New or Visiting?

No matter what your faith background is, we'd love to have you with us.
Visiting any church can be intimidating, so the most important thing to know about St. M’s is that we hope you will come as you are, participate to the extent that you choose to, and ask questions whenever you like. No one will ask you to introduce yourself publicly or profess your faith – but if you do visit, we hope you’ll introduce yourself. A great way to meet members of the congregation is to stay for coffee, tea and refreshments immediately following each service.

Children of all ages are most welcome in worship & 
are considered members of the community. If you would like, we also have a nursery with professional childcare providers open from 8:45am – 12:45pm for your infant – 4 year old. Please ask an usher to show you where the nursery is located. Sunday School for children ages 4-18 is between the services from 10:15 – 11:00am. For more information on our Sunday School program, check out the Kids page on the website.

If you’re considering a visit, here are a few things to expect:

Worship – Gathering as Community

Our main worship services are on Sunday mornings at 9:00 am & 11:15 am and generally run an hour and fifteen minutes. Both services are celebrations of the Holy Eucharist (Greek for thanksgiving), also called Holy Communion. We print a bulletin every week that includes everything you’ll need to participate, from hymns to prayers to readings and announcements. The ushers will hand you one when you arrive. They can also answer any questions you might have about the service.

Much of the service follows the traditional flow of worship found in the Episcopal Book of Common Prayer. We often use the Eucharistic prayers (prayers at the altar over the bread and wine) that speak to the centrality of our focus on the practice of following Jesus as a way to fullness of life, peace, justice and love.  In our services, you’ll hear the poetry of ancient texts and the cadence of contemporary prayers. We are also committed to the use of inclusive language and so to the extent possible we refer to God in a gender neutral way. There are some texts we leave in the original language, like the 4th century Nicene Creed, and the original lyrics of hymns as they were written.

The first part of the service includes passages read from the bible, a psalm, a sermon, prayers for our community and the world, and a time to exchange a greeting of peace. The second part of the service focuses on the blessing and distribution of the sacrament, the bread and the wine. On second and fourth Sundays, we also offer a time in the service to pray for yourself or loved ones with a priest or lay minister.

All are welcome to receive communion, without exception.
We offer bread and wine, and gluten-free wafers should you need them. You can drink the wine from the chalice or if you’d rather “instinct” the bread, simply hold the bread up and the chalicist will know you would like to dip it in the wine. Finally, if you’d rather receive a blessing from one of the priests, cross your arms over your chest and they will offer a blessing instead.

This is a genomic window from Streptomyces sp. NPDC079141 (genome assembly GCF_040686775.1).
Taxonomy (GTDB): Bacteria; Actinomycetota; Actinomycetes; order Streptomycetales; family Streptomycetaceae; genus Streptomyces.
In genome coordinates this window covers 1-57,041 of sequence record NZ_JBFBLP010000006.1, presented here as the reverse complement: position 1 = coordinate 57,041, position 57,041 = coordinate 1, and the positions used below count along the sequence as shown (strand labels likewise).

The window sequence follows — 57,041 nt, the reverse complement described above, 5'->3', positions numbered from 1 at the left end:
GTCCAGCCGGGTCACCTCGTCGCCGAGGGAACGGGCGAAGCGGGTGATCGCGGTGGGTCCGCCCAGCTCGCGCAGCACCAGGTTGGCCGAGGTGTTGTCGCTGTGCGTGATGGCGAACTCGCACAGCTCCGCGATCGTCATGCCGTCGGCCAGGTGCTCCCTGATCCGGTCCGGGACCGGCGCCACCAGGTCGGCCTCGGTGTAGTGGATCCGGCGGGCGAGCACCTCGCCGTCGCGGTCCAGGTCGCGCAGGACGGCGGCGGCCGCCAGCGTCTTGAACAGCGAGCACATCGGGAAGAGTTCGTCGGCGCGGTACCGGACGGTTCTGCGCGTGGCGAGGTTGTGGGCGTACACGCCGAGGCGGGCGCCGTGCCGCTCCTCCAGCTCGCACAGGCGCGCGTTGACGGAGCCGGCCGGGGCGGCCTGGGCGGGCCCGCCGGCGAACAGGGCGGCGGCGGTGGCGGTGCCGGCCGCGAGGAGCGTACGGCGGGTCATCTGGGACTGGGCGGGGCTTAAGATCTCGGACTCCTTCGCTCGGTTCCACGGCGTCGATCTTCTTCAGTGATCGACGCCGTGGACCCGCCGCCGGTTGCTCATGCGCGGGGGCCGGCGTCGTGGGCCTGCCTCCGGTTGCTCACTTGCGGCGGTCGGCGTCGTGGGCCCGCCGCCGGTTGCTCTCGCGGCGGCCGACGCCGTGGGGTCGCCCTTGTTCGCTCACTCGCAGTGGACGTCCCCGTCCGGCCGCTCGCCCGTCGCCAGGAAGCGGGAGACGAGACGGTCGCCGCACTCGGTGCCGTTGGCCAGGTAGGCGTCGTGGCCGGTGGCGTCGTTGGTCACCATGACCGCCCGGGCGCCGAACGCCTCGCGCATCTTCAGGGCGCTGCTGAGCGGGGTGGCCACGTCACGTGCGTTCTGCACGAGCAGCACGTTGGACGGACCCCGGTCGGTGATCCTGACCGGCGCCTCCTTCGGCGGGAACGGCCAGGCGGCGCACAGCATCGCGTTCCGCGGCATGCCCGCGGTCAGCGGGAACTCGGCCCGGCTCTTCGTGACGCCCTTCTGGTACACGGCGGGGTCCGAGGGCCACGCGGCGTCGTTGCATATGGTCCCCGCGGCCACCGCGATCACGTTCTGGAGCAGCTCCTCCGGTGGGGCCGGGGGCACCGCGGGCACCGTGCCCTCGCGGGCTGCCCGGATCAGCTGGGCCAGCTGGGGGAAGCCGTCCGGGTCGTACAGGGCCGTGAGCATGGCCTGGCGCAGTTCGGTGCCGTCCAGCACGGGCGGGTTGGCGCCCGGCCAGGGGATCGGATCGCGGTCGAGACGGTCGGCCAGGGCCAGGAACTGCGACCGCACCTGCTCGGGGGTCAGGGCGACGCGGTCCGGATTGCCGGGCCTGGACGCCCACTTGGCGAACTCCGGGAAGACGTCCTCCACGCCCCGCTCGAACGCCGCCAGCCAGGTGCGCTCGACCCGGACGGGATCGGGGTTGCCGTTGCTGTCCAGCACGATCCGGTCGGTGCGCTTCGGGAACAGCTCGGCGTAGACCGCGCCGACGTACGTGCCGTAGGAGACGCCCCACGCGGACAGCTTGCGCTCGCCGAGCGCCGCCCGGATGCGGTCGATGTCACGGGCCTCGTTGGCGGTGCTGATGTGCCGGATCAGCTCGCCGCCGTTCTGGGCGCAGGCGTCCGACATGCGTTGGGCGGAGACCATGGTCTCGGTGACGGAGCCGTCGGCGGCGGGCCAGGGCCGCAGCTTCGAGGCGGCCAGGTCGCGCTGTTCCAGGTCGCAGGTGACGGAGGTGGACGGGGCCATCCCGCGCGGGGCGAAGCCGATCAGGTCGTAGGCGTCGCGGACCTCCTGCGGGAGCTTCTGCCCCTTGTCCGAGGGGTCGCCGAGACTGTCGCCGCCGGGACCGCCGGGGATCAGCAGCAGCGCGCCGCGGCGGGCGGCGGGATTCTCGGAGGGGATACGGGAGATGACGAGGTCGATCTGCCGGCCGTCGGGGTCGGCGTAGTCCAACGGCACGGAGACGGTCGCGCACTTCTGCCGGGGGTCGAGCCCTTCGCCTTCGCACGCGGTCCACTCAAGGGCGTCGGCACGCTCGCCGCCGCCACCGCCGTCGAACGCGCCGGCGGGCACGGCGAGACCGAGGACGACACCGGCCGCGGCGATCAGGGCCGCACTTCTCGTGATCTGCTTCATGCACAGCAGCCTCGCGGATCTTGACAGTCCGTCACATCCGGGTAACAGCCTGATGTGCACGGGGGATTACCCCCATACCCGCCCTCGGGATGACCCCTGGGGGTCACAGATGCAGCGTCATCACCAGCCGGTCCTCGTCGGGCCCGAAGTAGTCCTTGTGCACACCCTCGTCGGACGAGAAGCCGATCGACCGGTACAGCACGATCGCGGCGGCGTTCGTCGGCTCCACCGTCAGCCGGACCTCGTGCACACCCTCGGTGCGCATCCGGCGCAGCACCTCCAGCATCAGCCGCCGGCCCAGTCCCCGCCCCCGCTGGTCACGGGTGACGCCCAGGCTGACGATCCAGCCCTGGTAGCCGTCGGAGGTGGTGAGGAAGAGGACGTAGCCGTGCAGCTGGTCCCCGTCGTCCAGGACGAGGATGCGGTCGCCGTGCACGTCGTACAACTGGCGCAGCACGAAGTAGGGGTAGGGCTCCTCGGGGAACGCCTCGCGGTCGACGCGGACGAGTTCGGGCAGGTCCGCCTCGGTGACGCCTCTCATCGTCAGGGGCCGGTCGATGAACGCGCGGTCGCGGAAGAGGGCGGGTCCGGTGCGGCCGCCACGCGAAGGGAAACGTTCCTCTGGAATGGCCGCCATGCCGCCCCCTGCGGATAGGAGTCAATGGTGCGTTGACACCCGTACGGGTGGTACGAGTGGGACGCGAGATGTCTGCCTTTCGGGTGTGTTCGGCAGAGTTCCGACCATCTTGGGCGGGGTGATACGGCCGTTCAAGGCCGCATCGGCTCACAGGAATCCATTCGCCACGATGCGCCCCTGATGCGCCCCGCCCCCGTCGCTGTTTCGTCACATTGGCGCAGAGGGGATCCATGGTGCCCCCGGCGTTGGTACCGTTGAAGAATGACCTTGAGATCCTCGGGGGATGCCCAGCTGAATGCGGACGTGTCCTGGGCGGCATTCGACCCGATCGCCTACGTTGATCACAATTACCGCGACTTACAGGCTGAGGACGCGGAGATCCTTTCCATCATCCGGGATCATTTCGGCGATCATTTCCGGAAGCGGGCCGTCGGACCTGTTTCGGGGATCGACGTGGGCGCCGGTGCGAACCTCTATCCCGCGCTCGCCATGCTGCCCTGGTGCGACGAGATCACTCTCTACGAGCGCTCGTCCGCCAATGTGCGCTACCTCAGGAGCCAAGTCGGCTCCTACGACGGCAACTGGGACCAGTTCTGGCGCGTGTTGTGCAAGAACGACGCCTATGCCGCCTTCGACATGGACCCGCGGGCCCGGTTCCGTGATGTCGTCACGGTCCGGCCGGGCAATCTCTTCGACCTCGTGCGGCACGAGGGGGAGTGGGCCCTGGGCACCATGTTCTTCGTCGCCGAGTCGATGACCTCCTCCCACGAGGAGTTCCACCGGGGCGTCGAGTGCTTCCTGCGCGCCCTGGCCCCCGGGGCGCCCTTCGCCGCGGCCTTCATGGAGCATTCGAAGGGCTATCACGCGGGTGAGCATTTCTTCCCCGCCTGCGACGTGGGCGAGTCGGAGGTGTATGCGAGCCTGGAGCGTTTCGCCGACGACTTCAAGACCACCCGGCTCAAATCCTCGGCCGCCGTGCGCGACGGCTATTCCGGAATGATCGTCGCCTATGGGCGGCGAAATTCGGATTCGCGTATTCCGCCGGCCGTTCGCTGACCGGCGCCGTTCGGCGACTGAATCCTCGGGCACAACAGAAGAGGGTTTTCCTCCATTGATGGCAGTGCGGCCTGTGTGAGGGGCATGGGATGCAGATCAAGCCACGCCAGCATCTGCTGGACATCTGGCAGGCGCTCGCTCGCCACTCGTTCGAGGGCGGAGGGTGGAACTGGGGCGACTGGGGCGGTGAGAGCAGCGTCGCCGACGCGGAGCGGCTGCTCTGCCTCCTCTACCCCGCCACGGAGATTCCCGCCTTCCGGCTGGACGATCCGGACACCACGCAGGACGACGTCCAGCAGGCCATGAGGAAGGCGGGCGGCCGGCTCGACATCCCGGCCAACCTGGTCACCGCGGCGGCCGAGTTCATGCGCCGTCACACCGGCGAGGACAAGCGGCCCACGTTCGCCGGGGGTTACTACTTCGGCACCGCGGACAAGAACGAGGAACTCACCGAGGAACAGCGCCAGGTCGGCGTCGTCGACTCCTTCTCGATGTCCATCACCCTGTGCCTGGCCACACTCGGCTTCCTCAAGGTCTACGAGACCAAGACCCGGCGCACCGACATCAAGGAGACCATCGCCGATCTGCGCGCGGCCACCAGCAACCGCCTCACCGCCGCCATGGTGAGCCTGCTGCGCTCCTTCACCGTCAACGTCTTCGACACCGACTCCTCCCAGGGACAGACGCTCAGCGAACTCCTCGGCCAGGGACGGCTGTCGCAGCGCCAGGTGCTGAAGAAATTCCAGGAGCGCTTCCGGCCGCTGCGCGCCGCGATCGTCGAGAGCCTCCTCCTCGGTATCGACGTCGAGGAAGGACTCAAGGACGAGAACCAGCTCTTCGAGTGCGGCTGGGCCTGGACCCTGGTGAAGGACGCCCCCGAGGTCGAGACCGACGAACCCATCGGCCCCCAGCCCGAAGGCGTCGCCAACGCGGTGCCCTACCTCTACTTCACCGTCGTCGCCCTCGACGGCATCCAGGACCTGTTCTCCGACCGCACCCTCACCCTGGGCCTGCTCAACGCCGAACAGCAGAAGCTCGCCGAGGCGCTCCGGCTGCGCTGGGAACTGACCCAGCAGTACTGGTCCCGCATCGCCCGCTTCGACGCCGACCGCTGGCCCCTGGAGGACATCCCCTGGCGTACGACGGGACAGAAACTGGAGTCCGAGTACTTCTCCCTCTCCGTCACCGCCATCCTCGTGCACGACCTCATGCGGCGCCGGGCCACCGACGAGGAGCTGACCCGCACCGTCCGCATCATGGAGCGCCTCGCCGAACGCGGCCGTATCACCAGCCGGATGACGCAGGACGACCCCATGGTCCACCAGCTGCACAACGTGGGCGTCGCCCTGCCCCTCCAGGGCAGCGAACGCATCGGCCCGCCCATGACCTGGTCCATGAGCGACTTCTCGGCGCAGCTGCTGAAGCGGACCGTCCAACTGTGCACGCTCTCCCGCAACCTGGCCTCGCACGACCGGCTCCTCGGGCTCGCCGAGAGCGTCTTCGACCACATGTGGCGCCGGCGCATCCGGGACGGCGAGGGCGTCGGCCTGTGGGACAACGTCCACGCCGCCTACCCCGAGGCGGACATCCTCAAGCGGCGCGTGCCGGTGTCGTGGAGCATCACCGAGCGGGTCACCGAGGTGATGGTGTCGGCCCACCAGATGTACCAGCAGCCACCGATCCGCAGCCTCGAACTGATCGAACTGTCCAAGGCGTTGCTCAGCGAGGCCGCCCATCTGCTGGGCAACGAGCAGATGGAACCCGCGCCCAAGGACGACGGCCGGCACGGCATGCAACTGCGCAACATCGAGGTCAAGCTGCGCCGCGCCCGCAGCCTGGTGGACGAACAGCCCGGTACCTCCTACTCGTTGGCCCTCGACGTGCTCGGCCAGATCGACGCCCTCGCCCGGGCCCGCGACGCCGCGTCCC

At the 9:00am service, the congregation stands in concentric circles around the altar for communion. Typically there are more families with young children at the early service and they love joining the community close to the altar! 
At the 11:15am service, from September to June, the St. Margaret’s Chancel Choir leads the congregation in song and sings an anthem. The Handbell Choir rings monthly and on feast days. Communion is distributed at the altar rail, where you can kneel or stand as you wish. 

Every 2nd & 4th Wednesday, there is a service of Contemplative Prayer at 6:30pm in the small Chapel inside the church. It's an informal service with a time of silence, reflection and prayer. 

The accessible entrance to the church is off Bancroft Place.
(Going South on Connecticut Ave, take a right on Bancroft just past the church. You’ll see the ramp at the corner of Bancroft and the alley behind the church.) Please ring the bell and someone will open the door for you. 
We regret that it is not a perfect system, so if you plan to come visit, call the office during the week prior and we will be sure to have someone listening for the door. If you need any particular kind of assistance, please ask an usher, a volunteer or clergy person.

Who are we?

Our congregation is made up of people of many different religious backgrounds. Only about half of the congregation grew up Episcopalian, the rest of us have come to the Episcopal Church from other traditions: Roman Catholic to Agnostic, Baptist to Unitarian, and everything in between. Others had no former association with a religious tradition. While we say the Creed most Sundays, and we include many of the ancient Christian prayers, we are very much Anglican in that we value intellectual engagement and the mystery of faith that is beyond complete understanding. Thus we have different interpretations of the scriptures, faith, and what it means to be a follower of Jesus. And yet we gather to worship together, to sing, to pray, knowing that the challenge and beauty of community is essential to our spiritual journey.

If you’d like to know more about the Episcopal Church as a denomination, we invite you to check out the website “Peek Through the Window of The Episcopal Church” - Or look at the websites of the Episcopal Diocese of Washington or the Episcopal Church of the U.S.A. at .

We invite you to bring your questions, 
your yearnings for the holy, for meaning and purpose in life, 
and join us, whether online or in person, 
in our search to be people of God and followers of Jesus.